Original paper

Ecology of sandstone ravine myxomycetes from Saxonian Switzerland (Germany)

Schnittler, Martin; Unterseher, Martin; Pfeiffer, Tanja; Novozhilov, Yuri K.; Fiore-Donno, Anna Maria

Nova Hedwigia Band 90 Heft 3-4 (2010), p. 277 - 302

published: May 1, 2010

DOI: 10.1127/0029-5035/2010/0090-0277

BibTeX file

ArtNo. ESP050009003001, Price: 29.00 €

Download preview PDF Buy as PDF


We describe the ecology of a highly specialized community of ravine myxomycetes from sandstone gorges of the Saxonian Switzerland region (near Dresden, Germany). Five taxa, Colloderma robustum, Diderma ochraceum, Lamproderma columbinum, L. puncticulatum agg. and Lepidoderma tigrinum, account for 87% of all records. Colloderma robustum and Diderma lucidum are new records for Germany; Diderma ochraceum was known from a few collections only. A total of 127 small-scale vegetation relevés showed that the community occurs only in deep and narrow ravines (mean horizon openness 4.9%) on nearly vertical rocks (mean inclination 79°), and preferentially in northern exposition (42% of all relevés). Substrate pH is very acidic (mean 3.35). At the fructification time of the myxomycetes (beginning of October) the microclimate is very constant with temperatures around 10°C and nearly 100% relative humidity around the day. Beside green algae (associated with 100% of all myxomycete records, most common was Coccomyxa confluens (Kütz.) Fott s.l.) the bryophytes Mylia taylorii (64%), Dicranodontium denudatum (59%), Tetraphis pellucida (50%) and Diplophyllum albicans (40%) were of high indicator value for this community. Low values for niche width of the five more common myxomycete species reflect the high degree of specialization for the community as a whole, whereas niche overlap between species is high. Low values for the Cole index of association can be interpreted as competition between species or, more likely, reflect the relative rarity of fruiting colonies.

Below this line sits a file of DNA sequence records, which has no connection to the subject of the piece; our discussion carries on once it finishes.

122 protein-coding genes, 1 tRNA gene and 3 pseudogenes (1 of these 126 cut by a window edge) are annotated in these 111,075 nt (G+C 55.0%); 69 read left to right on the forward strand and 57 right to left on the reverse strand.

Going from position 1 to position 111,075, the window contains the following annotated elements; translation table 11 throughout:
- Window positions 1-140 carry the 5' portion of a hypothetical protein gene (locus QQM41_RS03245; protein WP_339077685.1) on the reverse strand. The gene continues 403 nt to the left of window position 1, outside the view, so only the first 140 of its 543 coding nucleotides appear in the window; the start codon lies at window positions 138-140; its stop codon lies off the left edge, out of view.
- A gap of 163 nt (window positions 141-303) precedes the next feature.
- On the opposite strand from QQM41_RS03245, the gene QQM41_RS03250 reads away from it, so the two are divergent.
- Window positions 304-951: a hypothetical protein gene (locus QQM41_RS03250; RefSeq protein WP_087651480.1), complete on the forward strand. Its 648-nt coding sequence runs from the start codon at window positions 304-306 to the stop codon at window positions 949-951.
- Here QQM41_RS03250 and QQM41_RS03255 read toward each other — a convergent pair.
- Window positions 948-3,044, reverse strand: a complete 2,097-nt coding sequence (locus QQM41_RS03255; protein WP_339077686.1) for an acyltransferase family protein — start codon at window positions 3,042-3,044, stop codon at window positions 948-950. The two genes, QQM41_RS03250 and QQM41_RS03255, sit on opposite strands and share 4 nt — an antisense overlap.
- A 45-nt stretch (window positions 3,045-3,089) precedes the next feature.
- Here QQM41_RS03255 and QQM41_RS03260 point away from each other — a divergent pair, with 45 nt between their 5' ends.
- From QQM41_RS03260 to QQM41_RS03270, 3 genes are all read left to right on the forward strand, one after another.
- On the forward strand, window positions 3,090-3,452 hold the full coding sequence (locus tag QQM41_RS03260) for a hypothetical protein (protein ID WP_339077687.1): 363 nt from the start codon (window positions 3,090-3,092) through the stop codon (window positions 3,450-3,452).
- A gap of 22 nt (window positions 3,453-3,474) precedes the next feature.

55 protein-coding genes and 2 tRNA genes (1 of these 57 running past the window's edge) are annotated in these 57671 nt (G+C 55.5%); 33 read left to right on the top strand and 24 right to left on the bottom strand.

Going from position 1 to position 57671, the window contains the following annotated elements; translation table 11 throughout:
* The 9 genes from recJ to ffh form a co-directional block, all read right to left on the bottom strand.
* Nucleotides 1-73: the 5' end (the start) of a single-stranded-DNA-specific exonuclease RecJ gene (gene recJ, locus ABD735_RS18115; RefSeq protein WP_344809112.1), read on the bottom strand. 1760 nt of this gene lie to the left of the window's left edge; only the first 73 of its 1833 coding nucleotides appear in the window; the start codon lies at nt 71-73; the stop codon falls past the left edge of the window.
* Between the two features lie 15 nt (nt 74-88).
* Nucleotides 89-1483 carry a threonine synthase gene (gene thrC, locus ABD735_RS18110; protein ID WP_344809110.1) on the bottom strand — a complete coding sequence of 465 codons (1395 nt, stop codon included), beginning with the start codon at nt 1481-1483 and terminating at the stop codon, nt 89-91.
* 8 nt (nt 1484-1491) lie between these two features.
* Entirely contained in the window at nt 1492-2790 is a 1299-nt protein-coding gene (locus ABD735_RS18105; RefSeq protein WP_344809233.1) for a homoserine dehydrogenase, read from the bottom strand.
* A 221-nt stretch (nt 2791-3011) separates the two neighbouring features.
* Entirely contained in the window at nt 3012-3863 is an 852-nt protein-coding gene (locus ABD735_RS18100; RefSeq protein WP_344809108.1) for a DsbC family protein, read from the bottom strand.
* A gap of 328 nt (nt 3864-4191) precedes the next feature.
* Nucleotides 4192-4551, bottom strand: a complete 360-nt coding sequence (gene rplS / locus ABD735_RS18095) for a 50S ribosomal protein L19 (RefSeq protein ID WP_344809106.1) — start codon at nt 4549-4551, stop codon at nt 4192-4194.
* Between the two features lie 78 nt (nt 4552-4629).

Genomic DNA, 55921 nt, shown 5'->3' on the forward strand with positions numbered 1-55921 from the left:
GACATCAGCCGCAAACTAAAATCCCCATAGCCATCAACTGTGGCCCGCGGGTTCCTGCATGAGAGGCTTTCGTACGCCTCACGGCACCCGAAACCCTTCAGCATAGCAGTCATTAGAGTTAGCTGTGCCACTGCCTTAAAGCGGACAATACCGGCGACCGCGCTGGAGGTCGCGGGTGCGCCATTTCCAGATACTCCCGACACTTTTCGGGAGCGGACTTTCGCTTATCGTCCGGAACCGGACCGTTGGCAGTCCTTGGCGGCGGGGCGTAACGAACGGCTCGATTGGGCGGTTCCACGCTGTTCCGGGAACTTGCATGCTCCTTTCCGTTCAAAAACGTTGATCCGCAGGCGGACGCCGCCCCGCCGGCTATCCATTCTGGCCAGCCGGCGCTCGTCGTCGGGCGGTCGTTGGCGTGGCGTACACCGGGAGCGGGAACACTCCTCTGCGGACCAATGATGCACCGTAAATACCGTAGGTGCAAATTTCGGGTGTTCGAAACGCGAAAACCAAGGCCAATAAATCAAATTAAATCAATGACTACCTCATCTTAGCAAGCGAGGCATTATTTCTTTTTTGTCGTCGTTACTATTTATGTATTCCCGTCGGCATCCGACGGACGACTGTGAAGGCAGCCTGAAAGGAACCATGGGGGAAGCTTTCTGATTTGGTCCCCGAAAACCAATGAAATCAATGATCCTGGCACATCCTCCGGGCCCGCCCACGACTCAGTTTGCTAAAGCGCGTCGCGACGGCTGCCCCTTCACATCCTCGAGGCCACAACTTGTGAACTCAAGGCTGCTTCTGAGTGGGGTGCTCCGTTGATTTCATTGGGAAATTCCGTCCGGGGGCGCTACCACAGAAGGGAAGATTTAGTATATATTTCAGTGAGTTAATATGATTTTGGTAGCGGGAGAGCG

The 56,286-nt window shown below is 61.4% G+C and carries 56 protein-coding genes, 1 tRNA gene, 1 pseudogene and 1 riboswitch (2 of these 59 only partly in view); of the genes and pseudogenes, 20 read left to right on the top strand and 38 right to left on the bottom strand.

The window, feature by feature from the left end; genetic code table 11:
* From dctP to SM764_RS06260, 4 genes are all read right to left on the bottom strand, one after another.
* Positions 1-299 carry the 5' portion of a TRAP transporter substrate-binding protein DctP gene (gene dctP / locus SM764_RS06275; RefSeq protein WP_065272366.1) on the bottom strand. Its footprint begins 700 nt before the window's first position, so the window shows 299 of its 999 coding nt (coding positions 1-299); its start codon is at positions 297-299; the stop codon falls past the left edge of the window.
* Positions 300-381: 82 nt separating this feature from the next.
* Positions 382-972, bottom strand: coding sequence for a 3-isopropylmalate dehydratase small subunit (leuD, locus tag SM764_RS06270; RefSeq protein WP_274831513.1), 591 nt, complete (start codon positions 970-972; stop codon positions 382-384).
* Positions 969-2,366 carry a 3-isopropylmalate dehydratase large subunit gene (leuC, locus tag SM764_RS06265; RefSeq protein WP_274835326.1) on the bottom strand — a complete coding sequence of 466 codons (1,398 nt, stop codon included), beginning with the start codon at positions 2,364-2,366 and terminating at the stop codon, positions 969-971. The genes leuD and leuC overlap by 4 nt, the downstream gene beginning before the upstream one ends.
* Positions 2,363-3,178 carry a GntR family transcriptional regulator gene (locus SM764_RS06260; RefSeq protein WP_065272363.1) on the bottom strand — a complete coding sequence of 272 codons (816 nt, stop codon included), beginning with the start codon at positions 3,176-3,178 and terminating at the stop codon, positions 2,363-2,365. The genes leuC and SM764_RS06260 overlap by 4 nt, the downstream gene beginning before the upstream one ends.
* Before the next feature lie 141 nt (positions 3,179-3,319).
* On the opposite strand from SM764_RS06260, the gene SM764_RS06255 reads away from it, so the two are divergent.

ecologymicrohabitatplasmodial slime moldstaxonomy